At the top of the hill, the desert stretches below me. There they are. I see hundreds, maybe thousands, of Kochi nomads in reds, greens, blues, and every tone of beige and gray. This is what infinity looks like. An undulating mass of men, women, children, animals, and tents against a wall of sky. I see rifles slung across men's backs, the glint of steely blades at their hips. 'Fearless', was how my father described them. Fearless and proud.
I have few memories of my mother, Dorothy, but one stabs into me now. I used to run to greet the nomad caravans when they came into town because I wanted to play with the children. My father told me they lived off the land and fought for what was theirs, that even their youngest were brave as lions, and I longed for adventures with six-year-old nomads in the desert. My American mother would stop me, my hand in her iron grip until my fingers hurt as she told me about their thousand-year-old laws, by which even unintentional sins could be capital crimes.
I try to forget her words as I start down the sloping highway. I cross the line where asphalt gives way to sand. It takes me eighteen steps to be noticed and thirty to reach the first goatskin tents. It must have taken the girl less than four running steps from the side of the road to the middle of it. I try to banish the image of that blur. But a child's voice whispers, Look at me, from the deepest recesses of my mind.
Kochis of every age assemble to take in the curious sight of us. For years, they will talk about the stranger who walked among them wearing city clothes and carrying a dead girl. I meet the gaze of an old man, his face a study in shadow, strands of gray escaping from his turban.
"Telaya," the man says, pointing to the girl. Then he asks, "What happened?"
I cannot say, "I found her like this. Someone must have hit her." There is no phantom killer; there is only me. I tell him she was running so fast that I didn't have time to stop. He watches me in silence.
The crowd hovers, a ring of strangers coiling and uncoiling like a cobra. Staring at the corpse, people ask questions I don't answer. Others are quiet. I want them all to disappear. The accident and the girl's death are a private disaster between her and me, made profane by prying eyes and whispered speech.
"Go that way," says the old man.
He points to more tents, more sheep, and more people in bold colors lit brighter by the implacable sun. As I walk, people abandon their tasks to join the silent congregation forming behind me. I pass two men brushing strips of shorn wool. Sitting cross-legged on a rug speckled with sand, girls who would be children in America but are women here sew tea leaves into pouches. As I pass, the sounds of life and work stop, and I feel as if the silence will make me deaf or blind or mute, destroy one of my senses to match the loss of some other indescribable thing the moment the girl died. A few feet away, several tents are wide open. They are brimming with artifacts, jewels, carpets, and mirror-dotted clothes. These are things the nomads will sell as they trek from village to village on their way to Kabul, Ghazni, Jalalabad. But today, I am the wanderer and the nomads are the ones who are still.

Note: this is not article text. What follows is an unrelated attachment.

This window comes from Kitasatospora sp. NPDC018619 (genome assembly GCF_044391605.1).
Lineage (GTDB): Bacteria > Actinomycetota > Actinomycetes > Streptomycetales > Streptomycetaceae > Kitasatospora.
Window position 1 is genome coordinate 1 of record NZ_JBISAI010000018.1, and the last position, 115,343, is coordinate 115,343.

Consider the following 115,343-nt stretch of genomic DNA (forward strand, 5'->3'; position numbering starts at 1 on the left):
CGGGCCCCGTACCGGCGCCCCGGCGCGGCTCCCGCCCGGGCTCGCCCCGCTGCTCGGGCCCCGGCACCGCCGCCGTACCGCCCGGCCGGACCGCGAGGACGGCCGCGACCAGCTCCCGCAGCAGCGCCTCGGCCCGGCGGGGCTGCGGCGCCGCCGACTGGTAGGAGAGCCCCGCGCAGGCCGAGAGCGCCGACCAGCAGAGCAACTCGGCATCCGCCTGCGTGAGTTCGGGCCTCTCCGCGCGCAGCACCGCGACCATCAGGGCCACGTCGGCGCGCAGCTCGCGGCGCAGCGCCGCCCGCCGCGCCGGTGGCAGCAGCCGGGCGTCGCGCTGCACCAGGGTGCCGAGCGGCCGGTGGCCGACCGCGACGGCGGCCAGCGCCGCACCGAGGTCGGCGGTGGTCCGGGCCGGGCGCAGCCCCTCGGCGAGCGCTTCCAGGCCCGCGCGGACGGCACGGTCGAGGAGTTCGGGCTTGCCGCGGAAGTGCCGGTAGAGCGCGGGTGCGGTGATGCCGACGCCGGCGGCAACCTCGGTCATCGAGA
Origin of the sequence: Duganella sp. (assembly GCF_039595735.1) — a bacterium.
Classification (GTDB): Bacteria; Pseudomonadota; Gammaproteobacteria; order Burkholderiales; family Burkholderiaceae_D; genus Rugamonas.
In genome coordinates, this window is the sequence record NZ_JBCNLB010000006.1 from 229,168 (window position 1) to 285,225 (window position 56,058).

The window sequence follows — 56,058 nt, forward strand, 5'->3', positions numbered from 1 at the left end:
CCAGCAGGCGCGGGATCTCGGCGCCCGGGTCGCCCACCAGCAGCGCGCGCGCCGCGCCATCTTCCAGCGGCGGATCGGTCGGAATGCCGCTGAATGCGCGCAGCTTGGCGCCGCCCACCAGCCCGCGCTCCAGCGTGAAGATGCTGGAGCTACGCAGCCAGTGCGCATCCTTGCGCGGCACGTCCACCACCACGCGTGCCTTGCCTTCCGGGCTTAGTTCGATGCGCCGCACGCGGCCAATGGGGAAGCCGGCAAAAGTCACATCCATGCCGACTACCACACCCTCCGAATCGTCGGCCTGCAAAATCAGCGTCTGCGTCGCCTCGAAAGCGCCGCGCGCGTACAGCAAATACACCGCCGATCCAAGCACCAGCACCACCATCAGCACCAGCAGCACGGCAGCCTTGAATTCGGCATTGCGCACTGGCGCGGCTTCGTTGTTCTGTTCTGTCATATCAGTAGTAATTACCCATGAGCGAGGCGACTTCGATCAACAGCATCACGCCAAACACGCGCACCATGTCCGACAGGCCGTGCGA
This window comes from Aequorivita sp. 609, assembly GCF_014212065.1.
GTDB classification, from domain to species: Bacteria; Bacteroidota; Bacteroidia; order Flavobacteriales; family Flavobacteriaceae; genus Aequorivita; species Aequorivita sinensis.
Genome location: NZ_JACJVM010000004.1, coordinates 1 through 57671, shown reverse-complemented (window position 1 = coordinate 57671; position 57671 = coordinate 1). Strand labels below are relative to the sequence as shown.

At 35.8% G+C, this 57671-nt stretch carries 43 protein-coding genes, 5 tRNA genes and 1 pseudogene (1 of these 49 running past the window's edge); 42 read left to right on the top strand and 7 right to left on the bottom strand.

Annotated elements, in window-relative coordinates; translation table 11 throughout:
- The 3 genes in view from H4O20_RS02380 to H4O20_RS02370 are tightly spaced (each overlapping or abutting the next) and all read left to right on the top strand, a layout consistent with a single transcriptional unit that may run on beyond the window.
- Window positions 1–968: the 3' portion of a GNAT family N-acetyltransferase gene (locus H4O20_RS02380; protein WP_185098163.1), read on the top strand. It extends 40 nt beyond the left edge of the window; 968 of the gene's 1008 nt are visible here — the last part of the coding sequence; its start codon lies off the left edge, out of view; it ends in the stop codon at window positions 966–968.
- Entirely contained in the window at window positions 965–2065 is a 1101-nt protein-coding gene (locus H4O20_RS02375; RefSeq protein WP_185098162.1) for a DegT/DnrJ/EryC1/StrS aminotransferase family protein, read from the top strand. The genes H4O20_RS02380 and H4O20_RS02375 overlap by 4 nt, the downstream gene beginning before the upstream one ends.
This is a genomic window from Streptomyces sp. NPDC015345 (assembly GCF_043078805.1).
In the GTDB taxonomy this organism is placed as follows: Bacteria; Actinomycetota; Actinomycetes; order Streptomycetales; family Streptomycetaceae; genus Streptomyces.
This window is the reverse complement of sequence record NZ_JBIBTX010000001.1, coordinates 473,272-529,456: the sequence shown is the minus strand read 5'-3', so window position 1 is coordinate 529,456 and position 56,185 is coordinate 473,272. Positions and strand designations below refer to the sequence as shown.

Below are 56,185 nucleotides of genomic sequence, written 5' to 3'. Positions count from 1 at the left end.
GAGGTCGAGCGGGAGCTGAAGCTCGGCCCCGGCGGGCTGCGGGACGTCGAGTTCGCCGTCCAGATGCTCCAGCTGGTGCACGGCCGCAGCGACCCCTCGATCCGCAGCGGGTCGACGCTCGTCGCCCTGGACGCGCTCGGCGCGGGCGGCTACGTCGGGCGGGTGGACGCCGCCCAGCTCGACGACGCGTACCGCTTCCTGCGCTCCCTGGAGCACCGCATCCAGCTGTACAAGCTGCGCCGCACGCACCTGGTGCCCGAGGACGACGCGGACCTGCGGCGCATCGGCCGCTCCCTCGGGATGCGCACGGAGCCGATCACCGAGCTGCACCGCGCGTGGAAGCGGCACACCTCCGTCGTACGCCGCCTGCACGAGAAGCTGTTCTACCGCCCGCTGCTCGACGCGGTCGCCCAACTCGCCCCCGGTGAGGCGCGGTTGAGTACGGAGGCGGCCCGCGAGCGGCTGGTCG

A woman sitting on the sand points a bony finger, not looking up from her lap. Two women polishing copper plates notice as I make my way toward them. One of them begins to rise, then sees what is in my arms and falls back to her knees with a stifled cry. Leaning against a younger woman, Telaya's mother sobs, terror and sorrow melding together on her face. I am not a parent, though only a few months ago, I thought I would be. When I see her fear, I think I know. I want to embrace her. I hear myself utter worthless apologies, dwarfed by the enormity of her pain and of what I have done.
"Baseer!" Telaya's mother cries out.
I turn around. The girl's father is only a few feet behind me, staring. His hands start to shake. His eyes widen. "Telaya?" He takes her in his arms, and all I had planned to say is replaced by all I do not. I am a fraud, the quixotic wizard behind the curtain who can't make anything right. I hear Baseer's fractured breath, a whispered word to his dead child. On his face, I see that same fear. Telaya's mother is crying freely now.
Then the crowd ebbs, parting for three tall men with silver beards. Word has spread to the elders, who have left their work, their tea, their wives, and come here to deliberate my crime. I meet their gaze as they approach, hoping Rebecca is still inside the car and will drive off without me if she must.
I hear one of the elders say, "Go find Taj."
There is some commotion as young boys spin this way and that, nodding and shouting, "Where's Taj Maleki? Get Taj!"